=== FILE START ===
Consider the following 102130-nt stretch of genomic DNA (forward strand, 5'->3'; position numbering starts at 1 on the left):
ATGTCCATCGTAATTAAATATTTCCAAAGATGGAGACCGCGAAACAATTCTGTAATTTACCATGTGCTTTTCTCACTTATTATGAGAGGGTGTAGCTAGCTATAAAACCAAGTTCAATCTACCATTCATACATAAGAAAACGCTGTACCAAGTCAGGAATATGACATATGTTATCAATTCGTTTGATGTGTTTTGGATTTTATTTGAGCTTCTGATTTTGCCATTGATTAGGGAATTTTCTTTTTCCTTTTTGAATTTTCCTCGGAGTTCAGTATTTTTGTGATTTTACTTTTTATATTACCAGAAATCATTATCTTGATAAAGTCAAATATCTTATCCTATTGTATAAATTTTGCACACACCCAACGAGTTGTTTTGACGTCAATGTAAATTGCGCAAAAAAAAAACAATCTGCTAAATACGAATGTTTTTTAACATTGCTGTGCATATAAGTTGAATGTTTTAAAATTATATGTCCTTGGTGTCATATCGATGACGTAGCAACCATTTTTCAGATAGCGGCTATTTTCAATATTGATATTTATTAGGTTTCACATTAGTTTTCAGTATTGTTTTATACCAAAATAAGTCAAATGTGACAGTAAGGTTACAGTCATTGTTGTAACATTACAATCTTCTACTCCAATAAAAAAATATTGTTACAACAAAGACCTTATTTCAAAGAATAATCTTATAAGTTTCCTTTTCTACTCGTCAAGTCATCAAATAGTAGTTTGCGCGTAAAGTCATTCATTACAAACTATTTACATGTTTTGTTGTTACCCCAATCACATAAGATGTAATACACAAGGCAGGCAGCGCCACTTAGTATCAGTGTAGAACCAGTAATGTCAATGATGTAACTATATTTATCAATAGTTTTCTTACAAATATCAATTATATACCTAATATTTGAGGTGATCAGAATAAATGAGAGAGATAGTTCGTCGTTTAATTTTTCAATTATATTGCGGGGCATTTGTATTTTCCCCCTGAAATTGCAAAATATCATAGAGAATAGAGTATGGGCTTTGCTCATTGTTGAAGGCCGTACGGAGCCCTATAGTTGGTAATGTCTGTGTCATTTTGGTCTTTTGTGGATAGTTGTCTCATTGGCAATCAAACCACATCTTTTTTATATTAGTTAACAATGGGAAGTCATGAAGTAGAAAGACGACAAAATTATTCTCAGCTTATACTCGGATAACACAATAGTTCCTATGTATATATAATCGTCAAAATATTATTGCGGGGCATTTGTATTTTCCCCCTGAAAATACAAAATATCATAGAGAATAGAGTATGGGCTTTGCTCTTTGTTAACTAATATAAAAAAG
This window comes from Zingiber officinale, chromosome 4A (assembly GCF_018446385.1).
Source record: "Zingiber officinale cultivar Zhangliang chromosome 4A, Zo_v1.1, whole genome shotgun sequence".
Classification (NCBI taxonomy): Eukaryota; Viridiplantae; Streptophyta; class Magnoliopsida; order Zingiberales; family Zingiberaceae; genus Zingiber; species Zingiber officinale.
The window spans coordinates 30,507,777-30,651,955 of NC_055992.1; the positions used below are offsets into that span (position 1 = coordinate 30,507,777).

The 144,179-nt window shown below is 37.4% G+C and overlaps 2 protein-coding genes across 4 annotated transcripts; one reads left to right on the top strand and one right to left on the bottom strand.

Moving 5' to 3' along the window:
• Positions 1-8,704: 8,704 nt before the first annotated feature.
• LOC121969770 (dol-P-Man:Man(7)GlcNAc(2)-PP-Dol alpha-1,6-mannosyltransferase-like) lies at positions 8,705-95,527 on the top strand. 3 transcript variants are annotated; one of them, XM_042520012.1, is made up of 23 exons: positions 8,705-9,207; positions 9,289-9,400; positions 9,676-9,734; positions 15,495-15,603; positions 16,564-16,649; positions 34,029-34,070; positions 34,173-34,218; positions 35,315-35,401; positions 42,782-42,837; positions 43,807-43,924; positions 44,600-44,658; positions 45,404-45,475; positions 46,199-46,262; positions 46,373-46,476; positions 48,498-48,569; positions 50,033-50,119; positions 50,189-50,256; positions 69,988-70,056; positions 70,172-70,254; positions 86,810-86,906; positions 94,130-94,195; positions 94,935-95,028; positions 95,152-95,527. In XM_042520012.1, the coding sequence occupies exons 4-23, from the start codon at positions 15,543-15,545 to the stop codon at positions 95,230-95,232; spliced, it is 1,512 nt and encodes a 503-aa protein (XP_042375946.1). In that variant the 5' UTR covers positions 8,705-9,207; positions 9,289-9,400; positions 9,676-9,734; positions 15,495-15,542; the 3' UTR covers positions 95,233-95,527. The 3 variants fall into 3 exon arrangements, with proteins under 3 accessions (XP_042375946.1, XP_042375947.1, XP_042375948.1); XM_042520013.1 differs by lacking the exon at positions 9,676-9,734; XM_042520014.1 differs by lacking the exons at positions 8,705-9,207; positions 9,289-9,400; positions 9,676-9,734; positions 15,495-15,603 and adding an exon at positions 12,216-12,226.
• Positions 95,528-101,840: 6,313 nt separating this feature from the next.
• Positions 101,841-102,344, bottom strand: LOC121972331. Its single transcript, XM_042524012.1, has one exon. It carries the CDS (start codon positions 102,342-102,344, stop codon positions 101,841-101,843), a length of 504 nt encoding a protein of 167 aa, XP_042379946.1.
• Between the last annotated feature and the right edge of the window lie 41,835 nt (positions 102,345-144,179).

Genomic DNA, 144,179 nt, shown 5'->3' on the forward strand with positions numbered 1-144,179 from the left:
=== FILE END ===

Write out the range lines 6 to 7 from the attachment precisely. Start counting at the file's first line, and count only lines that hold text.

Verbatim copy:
The window spans coordinates 30,507,777-30,651,955 of NC_055992.1; the positions used below are offsets into that span (position 1 = coordinate 30,507,777).

The 144,179-nt window shown below is 37.4% G+C and overlaps 2 protein-coding genes across 4 annotated transcripts; one reads left to right on the top strand and one right to left on the bottom strand.